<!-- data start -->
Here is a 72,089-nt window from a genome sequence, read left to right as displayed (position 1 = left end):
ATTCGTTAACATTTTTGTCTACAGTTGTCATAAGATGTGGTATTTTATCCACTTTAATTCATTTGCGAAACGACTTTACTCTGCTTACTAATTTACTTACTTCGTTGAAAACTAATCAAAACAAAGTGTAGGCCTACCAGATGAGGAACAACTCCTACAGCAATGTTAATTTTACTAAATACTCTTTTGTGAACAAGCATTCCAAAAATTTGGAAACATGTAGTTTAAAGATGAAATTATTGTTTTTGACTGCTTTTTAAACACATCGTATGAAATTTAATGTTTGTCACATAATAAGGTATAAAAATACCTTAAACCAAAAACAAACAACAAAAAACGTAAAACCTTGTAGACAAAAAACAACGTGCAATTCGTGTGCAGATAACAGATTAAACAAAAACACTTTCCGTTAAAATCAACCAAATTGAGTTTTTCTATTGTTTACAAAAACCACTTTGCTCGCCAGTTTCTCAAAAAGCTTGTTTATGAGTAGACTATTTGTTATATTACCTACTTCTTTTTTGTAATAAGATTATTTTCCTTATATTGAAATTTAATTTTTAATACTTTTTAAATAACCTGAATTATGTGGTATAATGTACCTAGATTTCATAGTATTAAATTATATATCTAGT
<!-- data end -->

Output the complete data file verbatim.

Here is a 72,089-nt window from a genome sequence, read left to right as displayed (position 1 = left end):
ATTCGTTAACATTTTTGTCTACAGTTGTCATAAGATGTGGTATTTTATCCACTTTAATTCATTTGCGAAACGACTTTACTCTGCTTACTAATTTACTTACTTCGTTGAAAACTAATCAAAACAAAGTGTAGGCCTACCAGATGAGGAACAACTCCTACAGCAATGTTAATTTTACTAAATACTCTTTTGTGAACAAGCATTCCAAAAATTTGGAAACATGTAGTTTAAAGATGAAATTATTGTTTTTGACTGCTTTTTAAACACATCGTATGAAATTTAATGTTTGTCACATAATAAGGTATAAAAATACCTTAAACCAAAAACAAACAACAAAAAACGTAAAACCTTGTAGACAAAAAACAACGTGCAATTCGTGTGCAGATAACAGATTAAACAAAAACACTTTCCGTTAAAATCAACCAAATTGAGTTTTTCTATTGTTTACAAAAACCACTTTGCTCGCCAGTTTCTCAAAAAGCTTGTTTATGAGTAGACTATTTGTTATATTACCTACTTCTTTTTTGTAATAAGATTATTTTCCTTATATTGAAATTTAATTTTTAATACTTTTTAAATAACCTGAATTATGTGGTATAATGTACCTAGATTTCATAGTATTAAATTATATATCTAGT